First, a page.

Additionally, the Levenhuk Strike 80 NG comes with a variety of accessories, including a diagonal mirror for inverting images for easier viewing, a 3x Barlow lens, and two eyepieces measuring 20mm and 6mm.
Because of its internal diaphragm, internally blackened tube, and coated glass objective lens, the Levenhuk does a good job of eliminating glare from the bright lights of the city. Its hooded objective lens adds another layer of glare protection.
Orion Observer 80 ST 80mm Equatorial Refractor
The ST in the Observer's title stands for "short tube", so you know it's an especially good choice for people looking for a telescope that won't take up a lot of space. It also makes the Observer extremely portable, which means you won't hurt your back taking it up to the roof or to another observation site.
Don't let the short tube fool you: despite its diminutive size, the Observer 80ST provides good performance in a small package. Because of the short tube, the Observer provides wide-field views, which means you can see more of whatever you're looking at without having to shift your field of view.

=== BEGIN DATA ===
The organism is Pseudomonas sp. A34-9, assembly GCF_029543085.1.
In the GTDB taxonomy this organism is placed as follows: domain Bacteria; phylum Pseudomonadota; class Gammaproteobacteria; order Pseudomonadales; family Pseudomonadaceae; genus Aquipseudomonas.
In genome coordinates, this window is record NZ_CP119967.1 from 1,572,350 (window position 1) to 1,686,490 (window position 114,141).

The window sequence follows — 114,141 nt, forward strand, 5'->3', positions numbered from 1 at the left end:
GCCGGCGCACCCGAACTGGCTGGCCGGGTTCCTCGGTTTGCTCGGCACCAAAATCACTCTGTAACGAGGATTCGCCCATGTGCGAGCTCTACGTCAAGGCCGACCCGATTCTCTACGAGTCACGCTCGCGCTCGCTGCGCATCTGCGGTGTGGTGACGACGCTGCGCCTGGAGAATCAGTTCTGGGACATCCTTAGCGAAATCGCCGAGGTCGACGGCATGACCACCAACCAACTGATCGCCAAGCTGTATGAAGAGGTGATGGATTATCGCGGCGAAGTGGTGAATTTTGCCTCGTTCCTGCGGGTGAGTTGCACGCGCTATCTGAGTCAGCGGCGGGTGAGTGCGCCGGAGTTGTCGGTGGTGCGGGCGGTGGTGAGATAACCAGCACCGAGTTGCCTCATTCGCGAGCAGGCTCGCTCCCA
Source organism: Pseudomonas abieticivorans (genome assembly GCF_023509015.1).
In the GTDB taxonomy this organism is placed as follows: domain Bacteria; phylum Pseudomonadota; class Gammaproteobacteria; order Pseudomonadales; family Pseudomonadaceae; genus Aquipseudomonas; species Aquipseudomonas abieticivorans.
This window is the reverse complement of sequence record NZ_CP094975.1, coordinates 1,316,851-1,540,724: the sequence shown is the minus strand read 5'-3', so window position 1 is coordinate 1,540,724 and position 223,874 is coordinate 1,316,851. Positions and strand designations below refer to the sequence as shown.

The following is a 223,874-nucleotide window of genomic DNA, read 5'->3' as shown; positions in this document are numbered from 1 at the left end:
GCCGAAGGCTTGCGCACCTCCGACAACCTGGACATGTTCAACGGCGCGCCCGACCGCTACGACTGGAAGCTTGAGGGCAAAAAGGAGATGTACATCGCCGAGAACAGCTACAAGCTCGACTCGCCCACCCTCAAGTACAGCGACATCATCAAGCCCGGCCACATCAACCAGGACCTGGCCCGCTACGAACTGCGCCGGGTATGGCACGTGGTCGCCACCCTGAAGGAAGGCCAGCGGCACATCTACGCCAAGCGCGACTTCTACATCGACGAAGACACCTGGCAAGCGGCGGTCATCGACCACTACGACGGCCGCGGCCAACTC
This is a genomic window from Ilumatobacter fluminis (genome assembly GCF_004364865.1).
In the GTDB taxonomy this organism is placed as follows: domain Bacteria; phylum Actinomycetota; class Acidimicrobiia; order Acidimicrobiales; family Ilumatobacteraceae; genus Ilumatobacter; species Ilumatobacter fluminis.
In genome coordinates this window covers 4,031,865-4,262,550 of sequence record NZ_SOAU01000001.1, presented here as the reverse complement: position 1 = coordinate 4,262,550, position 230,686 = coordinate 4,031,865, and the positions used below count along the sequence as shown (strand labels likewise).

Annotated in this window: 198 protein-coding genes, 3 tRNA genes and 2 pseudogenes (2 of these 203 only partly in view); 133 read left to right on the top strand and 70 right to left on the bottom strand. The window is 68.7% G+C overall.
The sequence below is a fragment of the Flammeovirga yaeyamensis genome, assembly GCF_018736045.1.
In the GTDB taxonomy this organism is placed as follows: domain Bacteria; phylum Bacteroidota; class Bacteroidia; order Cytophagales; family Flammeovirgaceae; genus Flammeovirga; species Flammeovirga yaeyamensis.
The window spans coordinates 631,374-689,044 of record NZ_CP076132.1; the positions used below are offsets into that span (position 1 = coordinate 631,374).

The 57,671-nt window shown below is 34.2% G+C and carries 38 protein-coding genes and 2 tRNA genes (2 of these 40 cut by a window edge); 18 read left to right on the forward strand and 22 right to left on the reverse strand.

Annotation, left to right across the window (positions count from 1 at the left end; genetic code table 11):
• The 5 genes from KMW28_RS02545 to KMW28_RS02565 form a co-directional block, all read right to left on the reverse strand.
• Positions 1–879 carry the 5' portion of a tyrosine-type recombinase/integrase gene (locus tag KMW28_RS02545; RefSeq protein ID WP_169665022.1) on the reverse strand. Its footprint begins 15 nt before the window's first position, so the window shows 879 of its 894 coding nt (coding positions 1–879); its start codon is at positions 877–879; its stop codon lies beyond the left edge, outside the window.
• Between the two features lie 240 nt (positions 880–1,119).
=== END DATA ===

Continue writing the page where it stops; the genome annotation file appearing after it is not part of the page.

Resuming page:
The Observer also comes with a handy suite of accessories, including a number of additional eyepieces that will allow you to adapt to whatever you want to view. One of those is a 2x Barlow lens (they call it "Shorty") that doubles the magnification of any eyepiece.
You also get a 90-degree diagonal eyepiece, along with two other Kellner eyepieces of 10mm and 25mm.
On top of all that, one of the most important features is an equatorial mount that allows for smooth movement. The included tripod provides good stability without a lot of bulk or weight.
Celestron 70mm Travel Scope
The Celestron Travel Scope is a really popular telescope, and it's easy to see why.
The Travel Scope was designed to be light and easy to use. It takes up very little space because of its shorter tube. But its designers over at Celestron also made sure it would be highly stable.
They succeeded. The Travel Scope comes with a full-size photographic tripod, which means you can count on a stable platform for observation or photography.